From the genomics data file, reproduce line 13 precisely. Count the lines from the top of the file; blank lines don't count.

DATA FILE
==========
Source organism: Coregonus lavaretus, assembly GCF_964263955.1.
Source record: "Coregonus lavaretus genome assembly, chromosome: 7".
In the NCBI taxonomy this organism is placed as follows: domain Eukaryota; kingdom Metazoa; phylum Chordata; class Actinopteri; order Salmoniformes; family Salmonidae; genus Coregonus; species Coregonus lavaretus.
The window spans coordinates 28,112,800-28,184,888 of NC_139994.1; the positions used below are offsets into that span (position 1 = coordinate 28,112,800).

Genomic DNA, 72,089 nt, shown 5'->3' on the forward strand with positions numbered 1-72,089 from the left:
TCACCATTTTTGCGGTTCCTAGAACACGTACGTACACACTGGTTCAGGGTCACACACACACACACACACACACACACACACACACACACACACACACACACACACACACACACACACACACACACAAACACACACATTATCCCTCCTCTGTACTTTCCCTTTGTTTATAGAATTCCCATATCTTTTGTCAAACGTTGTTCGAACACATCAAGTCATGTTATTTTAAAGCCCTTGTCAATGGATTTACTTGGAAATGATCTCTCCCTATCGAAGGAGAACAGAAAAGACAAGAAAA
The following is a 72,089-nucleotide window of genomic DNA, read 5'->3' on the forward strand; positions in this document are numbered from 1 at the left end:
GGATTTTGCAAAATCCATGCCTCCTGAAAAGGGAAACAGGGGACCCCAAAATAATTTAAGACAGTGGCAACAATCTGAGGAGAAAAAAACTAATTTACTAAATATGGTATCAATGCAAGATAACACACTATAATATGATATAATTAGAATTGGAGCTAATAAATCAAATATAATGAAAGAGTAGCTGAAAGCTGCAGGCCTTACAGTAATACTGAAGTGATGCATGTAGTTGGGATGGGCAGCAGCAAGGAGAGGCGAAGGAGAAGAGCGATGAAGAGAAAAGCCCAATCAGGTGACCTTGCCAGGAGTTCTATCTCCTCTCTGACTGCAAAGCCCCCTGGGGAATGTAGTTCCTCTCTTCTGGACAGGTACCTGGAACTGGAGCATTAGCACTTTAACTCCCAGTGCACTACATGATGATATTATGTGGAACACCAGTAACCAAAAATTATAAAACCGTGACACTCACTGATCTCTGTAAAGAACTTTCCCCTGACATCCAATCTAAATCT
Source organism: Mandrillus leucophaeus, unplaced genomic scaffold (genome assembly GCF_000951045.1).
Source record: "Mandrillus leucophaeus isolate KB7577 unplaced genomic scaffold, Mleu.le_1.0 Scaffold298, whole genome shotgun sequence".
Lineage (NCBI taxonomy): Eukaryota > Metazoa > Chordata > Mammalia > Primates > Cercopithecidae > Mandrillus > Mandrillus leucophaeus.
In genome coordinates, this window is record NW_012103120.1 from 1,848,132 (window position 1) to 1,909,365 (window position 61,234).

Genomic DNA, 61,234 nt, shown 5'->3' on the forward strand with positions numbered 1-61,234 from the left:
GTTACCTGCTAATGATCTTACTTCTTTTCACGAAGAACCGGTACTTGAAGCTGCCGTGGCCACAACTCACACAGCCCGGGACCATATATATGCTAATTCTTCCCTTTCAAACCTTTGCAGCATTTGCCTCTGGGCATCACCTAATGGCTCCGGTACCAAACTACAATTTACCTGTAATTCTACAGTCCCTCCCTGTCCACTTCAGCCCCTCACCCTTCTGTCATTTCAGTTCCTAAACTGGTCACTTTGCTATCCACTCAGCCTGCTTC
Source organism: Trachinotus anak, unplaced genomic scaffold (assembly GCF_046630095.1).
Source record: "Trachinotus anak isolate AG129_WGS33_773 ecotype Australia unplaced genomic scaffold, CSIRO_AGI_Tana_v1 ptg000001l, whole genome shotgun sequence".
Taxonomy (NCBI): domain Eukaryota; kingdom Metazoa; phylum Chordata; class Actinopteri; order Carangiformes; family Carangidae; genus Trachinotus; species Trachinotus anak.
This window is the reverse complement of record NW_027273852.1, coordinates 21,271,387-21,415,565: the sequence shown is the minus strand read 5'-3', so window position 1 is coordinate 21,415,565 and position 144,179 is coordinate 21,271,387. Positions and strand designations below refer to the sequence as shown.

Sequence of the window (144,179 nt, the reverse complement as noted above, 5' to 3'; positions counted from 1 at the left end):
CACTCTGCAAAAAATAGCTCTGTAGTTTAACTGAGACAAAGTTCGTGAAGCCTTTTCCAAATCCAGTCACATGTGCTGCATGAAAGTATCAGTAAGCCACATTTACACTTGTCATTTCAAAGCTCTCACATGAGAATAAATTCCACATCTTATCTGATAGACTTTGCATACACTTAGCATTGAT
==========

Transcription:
Genomic DNA, 61,234 nt, shown 5'->3' on the forward strand with positions numbered 1-61,234 from the left: